Some artists working in these movements are holding it down on Art Attack's "5 Most Overrated Paintings of All Time" breakdown.
Others, like Juxtapoz and Claude Monet, are posting up on one of our overrated lists for the first time.
5. Lowbrow Also referred to as "pop surrealism," 1970s Los Angeles is attributed as the time/place founders of this élan that's currently documented in hipster mags like Juxtapoz. Over the past five to ten years, the combinations of comic-book style designs with hot-rod culture and other underground subcultures have been showcased at DIY and vanity galleries everywhere -- even Astoria, Oregon, the location of The Goonies, has a lowbrow-centric space called Lunar Boy Gallery. Though Mark Ryden is nailing the character-driven style, he's one of the few. Overall, serious galleries and museums aren't sure whether to place lowbrow art on the "is this good?" or "is this crap?" scale. We tend towards the latter end.
4. Renaissance The roughly 200-year period following the Dark Ages seems to be the go-to pick for people who try to be all hoity-toity about art. While the Europeans' developments in music, science, math and philosophy were certainly impressive, the art, especially the Italian stuff -- such as Leonardo da Vinci's way-too-hyped Mona Lisa as well as works by Michelangelo and Raphael -- is just kind of "eh."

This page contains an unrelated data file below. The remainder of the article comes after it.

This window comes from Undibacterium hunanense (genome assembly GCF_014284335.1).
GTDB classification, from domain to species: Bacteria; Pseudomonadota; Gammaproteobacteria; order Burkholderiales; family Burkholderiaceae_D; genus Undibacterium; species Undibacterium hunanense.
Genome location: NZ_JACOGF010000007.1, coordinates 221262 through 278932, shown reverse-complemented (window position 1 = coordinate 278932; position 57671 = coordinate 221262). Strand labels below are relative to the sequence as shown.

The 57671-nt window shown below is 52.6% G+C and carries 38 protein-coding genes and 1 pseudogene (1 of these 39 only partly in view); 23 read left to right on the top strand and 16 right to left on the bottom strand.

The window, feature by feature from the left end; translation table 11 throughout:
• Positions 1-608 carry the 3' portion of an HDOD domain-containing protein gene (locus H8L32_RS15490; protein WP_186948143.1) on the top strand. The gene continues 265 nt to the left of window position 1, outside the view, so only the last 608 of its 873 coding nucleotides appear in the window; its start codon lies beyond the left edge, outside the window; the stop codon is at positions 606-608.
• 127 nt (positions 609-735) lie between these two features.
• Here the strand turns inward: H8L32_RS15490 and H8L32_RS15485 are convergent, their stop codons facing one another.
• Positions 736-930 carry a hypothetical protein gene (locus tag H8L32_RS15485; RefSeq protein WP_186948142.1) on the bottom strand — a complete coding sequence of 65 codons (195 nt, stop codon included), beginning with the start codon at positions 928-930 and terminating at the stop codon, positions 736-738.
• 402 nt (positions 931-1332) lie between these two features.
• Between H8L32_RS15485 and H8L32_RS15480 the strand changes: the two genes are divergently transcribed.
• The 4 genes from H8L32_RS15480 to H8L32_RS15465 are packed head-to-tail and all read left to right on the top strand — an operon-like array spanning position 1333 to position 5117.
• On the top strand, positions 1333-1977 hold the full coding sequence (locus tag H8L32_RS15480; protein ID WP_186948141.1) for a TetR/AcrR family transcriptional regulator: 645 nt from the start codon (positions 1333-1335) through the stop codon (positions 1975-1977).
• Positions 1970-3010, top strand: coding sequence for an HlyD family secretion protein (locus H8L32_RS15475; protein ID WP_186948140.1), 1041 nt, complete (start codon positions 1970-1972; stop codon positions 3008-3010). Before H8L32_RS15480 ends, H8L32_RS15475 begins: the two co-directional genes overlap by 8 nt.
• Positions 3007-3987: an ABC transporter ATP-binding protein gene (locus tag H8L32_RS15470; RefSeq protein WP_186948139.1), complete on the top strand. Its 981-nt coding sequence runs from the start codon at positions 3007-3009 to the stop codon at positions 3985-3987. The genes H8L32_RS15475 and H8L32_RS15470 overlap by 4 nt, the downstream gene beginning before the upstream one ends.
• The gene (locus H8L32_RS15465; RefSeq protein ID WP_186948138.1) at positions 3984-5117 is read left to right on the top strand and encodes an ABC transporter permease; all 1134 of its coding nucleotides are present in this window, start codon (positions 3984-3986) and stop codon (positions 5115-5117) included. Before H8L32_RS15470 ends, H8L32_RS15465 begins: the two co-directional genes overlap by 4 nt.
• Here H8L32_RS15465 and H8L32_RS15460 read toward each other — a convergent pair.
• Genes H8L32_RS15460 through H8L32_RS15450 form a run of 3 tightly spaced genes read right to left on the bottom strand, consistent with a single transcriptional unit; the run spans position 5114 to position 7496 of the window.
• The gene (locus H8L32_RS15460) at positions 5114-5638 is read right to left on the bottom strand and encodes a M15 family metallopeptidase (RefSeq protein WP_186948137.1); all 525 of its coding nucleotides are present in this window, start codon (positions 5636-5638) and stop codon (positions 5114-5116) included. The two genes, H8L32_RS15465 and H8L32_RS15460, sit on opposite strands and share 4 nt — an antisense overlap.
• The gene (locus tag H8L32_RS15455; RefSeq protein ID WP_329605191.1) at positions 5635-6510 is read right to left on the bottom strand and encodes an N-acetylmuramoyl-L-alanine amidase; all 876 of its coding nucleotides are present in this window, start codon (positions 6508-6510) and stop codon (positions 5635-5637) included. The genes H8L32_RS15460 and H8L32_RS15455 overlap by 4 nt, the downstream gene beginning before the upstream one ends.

3. Steampunk This still-active movement, created in the late '80s and early '90s, is kind of like "acid jazz" -- nobody can explain what the hell it is and why it matters. According to The Art of Steampunk book, the genre is "a world filled with beauty and innovation. A world in which steam power and technology intertwine to create machines that are not only functional and practical, but unique and striking." Huh? To us, steampunk is akin to the subcultures of fixed-gear bikes and fetish proms -- there are better things to spend time with.
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2. Pop Art This movement, kind of like funk music and Pamela Anderson, suffers from the not-aging-gracefully syndrome. Though Andy Warhol was the movement's biggest offender, the English are to blame for inventing a style whose crux is all about juxtaposing irony -- an element which is usually lame in art -- with the commercial world.
1. Impressionism The pursuit of wonderfulness, especially by Claude Monet, Pierre-Auguste Renoir, Paul Cézanne, and expat Mary Cassatt, yielded some fine works, but it's time to move on from the too-frequent retrospectives that have flooded American museums and focus on something else; like, say, artists living and working today -- what a concept that would be.